Tonight KOCO ran a story about a perceived very real false alarm by Oklahoma City’s emergency management this morning. Just after 6:15am, the city activated their Whelen outdoor warning siren network, yet for a weak storm that had itself already moved through the area hours earlier.

This comes following an earlier mistake sounding alarms in alternate wail tone overnight a few weeks ago, prompting hundreds of calls to police. But today’s example was no mistake: as News 5 reports, Oklahoma City maintains that their “best practice” (ahem) is to scream bloody murder tornado under the partly cloudy skies of damp spring morning.

Oklahoma City, don’t cry wolf. I live in Moore and awoke to hearing the alerts in the distance. It was easy to hear, because it had stopped raining an hour prior and there was yet to be traffic noise.

At first I believed it was Norman.  Judging by radar and the actual warning they had no need to sound (and indeed Norman exercised proper discretion by electing not to cry wolf).  Still, even if they had, at least they are inside Cleveland county.  But why on earth would OKC blow theirs? The storm had passed over an hour earlier. Every single person that heard those sirens was under broken cloudy dawn skies opening up to a vivid and bright morning dawn. The grass was wet, the gutters still dripping, but there was no sign of thunderstorms, let alone a dangerous one.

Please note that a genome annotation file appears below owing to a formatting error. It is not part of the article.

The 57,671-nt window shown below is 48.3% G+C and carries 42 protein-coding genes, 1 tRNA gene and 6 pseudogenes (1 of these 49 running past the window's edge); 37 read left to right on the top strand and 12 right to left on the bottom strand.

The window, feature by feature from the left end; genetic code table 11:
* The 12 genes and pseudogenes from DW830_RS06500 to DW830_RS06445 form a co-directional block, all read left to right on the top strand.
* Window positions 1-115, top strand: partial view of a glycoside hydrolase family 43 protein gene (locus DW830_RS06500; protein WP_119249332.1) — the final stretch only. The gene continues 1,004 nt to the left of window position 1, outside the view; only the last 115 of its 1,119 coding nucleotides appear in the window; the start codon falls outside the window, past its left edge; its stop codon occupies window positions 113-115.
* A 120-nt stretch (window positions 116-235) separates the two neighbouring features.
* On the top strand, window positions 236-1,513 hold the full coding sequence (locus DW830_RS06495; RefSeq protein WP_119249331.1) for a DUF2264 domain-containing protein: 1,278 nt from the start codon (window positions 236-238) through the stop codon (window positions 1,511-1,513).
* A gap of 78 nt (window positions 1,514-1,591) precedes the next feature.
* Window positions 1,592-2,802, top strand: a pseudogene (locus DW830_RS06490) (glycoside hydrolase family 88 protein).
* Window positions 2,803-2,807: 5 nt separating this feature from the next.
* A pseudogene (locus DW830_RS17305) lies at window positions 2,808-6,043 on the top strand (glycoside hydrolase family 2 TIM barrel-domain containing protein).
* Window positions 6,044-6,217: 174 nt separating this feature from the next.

Click to enlarge this graphic showing a radar scan from the moment the warning was issued.
Click to enlarge this graphic showing a radar scan from the moment the warning was issued.

I don’t understand why OKC would basically blow air raid sirens at 6am for a weak gust up of a storm located that far away. That’s inappropriate and irresponsible at best, crying wolf, and practically inciting panic.

Even if the storm was dangerous (it was not, but that is entirely tangent to my point), they were 40 miles away and only getting further away every minute. Even by the best possible route, the storms were an hour’s drive away.  This was not a case of giving ample “heads up” for the citizens in OK County, because no part of the county was under any threat, current or impending.

A decent emergency manager should warn citizens when they are either in current or going to face upcoming danger, but neither of those were true in this situation.  This EM just wanted to push the button and get everyone’s days started with a bullhorn.

I’m thankful that Moore is a city that respects the skies, and only issues warnings when they are truly warranted.